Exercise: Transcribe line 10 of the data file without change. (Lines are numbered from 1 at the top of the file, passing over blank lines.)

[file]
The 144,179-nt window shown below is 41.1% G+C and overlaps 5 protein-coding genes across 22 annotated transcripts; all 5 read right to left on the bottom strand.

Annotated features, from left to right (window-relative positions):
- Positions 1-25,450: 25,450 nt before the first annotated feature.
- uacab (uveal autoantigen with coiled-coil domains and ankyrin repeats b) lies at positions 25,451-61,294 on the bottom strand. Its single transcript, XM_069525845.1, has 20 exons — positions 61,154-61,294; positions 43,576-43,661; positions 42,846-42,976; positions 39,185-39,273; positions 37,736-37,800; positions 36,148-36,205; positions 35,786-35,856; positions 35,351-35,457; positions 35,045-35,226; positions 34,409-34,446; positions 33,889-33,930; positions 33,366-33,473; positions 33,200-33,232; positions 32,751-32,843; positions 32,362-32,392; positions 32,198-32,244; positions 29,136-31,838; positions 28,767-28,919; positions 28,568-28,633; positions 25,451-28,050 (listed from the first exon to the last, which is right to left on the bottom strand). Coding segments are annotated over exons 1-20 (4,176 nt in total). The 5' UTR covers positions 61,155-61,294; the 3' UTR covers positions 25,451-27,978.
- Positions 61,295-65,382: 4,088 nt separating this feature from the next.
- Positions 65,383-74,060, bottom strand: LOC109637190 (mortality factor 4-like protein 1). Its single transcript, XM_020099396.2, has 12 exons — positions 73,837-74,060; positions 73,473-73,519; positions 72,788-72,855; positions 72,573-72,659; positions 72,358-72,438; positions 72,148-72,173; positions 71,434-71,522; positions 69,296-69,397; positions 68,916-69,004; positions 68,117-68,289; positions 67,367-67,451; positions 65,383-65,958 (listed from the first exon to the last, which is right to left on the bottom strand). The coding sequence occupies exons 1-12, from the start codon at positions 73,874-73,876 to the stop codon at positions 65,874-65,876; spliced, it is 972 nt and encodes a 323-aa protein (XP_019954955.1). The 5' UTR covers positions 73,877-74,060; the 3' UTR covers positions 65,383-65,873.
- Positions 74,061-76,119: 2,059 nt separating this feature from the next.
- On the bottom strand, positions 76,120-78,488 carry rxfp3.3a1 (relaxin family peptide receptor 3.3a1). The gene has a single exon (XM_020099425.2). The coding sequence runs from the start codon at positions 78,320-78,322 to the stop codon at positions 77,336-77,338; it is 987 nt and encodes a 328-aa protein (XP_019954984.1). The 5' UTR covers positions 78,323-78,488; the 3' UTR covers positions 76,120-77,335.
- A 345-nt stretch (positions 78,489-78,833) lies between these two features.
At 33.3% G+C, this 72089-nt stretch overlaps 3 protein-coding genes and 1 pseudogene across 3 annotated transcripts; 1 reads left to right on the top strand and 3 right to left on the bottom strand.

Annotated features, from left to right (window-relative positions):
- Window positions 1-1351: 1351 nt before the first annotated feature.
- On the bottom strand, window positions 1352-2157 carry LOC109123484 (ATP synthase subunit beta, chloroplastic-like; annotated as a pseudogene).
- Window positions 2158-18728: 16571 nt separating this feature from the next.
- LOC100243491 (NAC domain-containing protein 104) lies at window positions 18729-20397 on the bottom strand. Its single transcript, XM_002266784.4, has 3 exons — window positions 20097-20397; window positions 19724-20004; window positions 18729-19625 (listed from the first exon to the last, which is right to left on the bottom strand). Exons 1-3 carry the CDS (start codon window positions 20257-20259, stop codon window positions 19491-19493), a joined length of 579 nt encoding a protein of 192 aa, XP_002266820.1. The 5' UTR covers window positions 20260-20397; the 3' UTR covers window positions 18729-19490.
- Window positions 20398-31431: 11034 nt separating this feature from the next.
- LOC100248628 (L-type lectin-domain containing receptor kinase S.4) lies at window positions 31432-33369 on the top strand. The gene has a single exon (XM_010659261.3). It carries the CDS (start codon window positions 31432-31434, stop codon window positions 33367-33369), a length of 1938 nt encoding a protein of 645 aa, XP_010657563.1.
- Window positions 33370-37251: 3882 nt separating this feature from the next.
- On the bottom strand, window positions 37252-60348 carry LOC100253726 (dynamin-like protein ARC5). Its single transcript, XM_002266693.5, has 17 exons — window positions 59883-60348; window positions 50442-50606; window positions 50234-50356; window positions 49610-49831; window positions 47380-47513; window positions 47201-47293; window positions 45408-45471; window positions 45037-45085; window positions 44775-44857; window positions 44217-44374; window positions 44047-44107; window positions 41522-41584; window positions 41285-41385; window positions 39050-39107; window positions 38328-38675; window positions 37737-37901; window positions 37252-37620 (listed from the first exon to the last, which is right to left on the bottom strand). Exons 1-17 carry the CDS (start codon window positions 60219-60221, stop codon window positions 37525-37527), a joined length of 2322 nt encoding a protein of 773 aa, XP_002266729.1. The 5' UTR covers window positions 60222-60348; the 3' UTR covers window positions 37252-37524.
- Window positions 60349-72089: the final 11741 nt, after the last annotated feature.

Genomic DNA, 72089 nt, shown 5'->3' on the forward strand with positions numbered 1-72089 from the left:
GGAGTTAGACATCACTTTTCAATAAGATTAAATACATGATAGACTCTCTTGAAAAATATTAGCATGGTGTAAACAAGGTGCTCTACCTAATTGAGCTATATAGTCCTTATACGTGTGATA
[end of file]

At 33.3% G+C, this 72089-nt stretch overlaps 3 protein-coding genes and 1 pseudogene across 3 annotated transcripts; 1 reads left to right on the top strand and 3 right to left on the bottom strand.